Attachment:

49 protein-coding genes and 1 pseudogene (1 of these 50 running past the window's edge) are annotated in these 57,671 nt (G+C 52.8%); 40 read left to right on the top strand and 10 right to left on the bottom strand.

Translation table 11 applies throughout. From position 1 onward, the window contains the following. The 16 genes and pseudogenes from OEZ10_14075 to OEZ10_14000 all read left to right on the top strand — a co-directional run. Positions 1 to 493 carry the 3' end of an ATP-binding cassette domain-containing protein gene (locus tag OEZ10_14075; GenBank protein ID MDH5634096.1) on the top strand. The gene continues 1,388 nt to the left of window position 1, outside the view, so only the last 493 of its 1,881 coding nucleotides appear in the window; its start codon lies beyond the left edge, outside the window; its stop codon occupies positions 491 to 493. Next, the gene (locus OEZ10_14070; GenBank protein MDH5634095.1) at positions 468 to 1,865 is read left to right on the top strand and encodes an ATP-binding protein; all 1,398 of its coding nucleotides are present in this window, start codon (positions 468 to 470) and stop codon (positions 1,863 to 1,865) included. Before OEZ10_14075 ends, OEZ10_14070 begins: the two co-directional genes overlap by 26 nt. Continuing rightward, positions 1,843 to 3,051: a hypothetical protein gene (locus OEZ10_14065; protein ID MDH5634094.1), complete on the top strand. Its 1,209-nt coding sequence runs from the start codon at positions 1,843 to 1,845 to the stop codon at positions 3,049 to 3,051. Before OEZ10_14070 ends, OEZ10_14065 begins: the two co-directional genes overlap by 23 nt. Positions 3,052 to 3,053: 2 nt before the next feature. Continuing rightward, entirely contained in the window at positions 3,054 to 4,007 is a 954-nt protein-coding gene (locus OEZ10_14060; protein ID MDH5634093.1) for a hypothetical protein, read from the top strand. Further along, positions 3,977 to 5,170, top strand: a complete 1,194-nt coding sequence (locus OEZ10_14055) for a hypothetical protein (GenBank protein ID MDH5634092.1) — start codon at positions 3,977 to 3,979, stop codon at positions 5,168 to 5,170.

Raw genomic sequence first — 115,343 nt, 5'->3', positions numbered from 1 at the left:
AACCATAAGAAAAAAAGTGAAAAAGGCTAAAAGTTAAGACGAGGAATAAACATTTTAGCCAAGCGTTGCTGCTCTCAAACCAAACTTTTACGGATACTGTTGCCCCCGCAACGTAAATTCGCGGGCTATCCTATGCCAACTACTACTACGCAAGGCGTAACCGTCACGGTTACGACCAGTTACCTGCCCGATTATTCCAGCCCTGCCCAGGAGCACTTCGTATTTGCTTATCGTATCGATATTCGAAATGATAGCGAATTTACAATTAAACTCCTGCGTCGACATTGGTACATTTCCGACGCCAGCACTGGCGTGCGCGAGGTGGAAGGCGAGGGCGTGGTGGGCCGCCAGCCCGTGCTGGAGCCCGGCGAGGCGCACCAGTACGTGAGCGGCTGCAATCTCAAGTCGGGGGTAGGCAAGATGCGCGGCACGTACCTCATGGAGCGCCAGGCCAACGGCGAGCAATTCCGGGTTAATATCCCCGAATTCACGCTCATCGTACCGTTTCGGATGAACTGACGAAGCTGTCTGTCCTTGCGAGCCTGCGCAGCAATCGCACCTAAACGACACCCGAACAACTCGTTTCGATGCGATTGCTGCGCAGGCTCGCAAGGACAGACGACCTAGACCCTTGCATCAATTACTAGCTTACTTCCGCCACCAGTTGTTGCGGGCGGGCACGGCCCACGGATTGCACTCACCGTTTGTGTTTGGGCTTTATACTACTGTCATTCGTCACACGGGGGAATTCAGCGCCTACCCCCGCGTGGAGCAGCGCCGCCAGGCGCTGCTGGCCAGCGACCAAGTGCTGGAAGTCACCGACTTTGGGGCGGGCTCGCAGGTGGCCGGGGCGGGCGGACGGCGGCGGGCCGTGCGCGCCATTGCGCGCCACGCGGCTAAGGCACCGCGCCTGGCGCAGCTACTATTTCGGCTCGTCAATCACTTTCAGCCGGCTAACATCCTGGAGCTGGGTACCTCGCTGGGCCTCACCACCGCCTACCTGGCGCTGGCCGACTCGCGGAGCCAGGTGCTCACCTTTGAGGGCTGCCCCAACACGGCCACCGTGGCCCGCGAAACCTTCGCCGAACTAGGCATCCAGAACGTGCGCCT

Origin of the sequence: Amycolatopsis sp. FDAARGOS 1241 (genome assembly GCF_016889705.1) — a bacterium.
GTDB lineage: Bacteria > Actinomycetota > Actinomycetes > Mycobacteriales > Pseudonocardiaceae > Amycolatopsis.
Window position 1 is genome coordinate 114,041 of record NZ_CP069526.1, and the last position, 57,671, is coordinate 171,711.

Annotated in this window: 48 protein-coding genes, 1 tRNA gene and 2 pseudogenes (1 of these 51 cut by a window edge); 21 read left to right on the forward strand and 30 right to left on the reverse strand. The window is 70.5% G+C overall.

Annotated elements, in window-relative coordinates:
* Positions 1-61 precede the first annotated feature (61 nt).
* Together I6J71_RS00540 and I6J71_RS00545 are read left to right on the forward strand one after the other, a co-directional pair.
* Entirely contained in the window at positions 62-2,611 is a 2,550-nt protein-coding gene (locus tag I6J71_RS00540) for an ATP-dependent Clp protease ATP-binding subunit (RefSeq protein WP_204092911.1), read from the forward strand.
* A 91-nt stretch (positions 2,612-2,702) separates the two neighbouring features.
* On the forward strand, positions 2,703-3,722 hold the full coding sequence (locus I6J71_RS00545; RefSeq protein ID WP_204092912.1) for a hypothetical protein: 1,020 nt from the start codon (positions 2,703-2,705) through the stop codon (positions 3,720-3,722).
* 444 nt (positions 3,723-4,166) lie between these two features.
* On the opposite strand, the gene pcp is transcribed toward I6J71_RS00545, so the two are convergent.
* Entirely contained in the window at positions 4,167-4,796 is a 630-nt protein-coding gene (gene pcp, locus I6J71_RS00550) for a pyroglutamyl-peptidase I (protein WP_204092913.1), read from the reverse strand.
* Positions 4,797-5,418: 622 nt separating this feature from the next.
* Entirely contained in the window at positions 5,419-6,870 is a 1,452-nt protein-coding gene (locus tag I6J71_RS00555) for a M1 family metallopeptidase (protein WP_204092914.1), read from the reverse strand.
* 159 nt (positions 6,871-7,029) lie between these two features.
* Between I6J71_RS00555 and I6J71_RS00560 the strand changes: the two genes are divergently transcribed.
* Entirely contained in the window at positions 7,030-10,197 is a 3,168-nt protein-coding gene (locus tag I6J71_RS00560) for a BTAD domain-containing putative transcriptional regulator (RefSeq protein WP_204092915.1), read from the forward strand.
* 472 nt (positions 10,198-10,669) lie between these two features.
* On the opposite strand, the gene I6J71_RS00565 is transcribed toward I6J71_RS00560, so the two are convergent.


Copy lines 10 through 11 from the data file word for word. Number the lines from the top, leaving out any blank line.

* Positions 1-61 precede the first annotated feature (61 nt).
* Together I6J71_RS00540 and I6J71_RS00545 are read left to right on the forward strand one after the other, a co-directional pair.